juvenile & teenager juvenile & teenager What is the difference?
Mar 1, 2017 8:39 AM
Answers · 1
'Teenager' is a common everyday noun describing anyone between the ages of 13 and 19. The word comes from the suffix 'teen' at the end of these numbers. 'Juvenile' is a technical term meaning 'not adult'. As a noun, it is often used for animals - for example, to distinguish between the appearance of an full-grown bird and an immature one. When applied to humans: As a technical term, is often used in a legal context. For example, while an eighteen-year-old offender might be tried in a normal court of law and be sent to a normal prison, a fifteen-year-old would be tried in a juvenile court and be sent to a correctional facility for juvenile offenders. Both are teenagers, but only the one under 18 is classed as a juvenile. As an adjective, it can also be used in a more everyday sense to mean childish e.g. 'His behaviour is really juvenile'.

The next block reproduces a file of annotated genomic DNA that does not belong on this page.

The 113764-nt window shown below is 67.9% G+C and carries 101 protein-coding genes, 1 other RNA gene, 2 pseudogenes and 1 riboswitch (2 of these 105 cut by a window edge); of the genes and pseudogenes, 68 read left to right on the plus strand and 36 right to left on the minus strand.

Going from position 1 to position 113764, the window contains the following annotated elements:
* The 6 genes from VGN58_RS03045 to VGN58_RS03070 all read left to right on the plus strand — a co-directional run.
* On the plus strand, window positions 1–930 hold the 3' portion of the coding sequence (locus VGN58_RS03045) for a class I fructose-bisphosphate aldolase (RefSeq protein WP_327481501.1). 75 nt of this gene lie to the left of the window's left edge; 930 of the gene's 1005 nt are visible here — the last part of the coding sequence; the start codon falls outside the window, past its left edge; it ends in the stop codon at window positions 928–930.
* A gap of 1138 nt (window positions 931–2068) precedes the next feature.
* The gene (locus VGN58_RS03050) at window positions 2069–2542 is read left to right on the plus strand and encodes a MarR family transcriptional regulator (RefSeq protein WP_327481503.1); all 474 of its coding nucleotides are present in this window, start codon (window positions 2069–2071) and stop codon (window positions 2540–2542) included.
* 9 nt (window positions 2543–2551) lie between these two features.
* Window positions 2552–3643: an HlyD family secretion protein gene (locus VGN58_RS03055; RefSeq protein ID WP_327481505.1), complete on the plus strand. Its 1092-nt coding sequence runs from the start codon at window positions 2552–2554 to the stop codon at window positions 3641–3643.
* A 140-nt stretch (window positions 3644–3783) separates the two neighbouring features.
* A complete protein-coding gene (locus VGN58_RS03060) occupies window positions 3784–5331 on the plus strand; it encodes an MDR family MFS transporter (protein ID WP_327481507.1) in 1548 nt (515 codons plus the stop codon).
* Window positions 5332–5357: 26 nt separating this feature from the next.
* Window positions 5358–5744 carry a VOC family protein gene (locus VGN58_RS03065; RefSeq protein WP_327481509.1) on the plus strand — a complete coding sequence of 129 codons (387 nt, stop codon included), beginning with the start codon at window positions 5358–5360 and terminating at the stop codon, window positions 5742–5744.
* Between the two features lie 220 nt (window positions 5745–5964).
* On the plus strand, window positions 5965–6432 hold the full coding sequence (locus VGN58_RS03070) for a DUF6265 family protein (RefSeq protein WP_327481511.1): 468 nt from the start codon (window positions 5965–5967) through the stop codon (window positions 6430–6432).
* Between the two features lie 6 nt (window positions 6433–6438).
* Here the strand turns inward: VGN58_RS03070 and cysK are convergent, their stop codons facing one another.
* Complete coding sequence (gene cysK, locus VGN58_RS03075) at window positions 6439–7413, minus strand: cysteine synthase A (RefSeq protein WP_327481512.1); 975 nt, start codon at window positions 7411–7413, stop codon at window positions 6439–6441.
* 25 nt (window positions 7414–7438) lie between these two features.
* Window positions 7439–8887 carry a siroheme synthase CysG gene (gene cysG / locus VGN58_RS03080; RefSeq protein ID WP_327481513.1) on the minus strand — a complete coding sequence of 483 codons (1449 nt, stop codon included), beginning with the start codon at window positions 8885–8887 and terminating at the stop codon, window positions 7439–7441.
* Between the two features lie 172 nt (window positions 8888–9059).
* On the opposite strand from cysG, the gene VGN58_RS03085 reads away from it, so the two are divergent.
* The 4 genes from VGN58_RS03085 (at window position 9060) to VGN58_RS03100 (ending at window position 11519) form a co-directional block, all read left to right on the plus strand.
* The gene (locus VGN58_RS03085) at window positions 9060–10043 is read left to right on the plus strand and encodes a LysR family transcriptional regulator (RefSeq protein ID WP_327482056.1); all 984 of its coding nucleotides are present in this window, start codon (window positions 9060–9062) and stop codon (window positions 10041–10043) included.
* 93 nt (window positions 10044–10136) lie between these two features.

March 1, 2017
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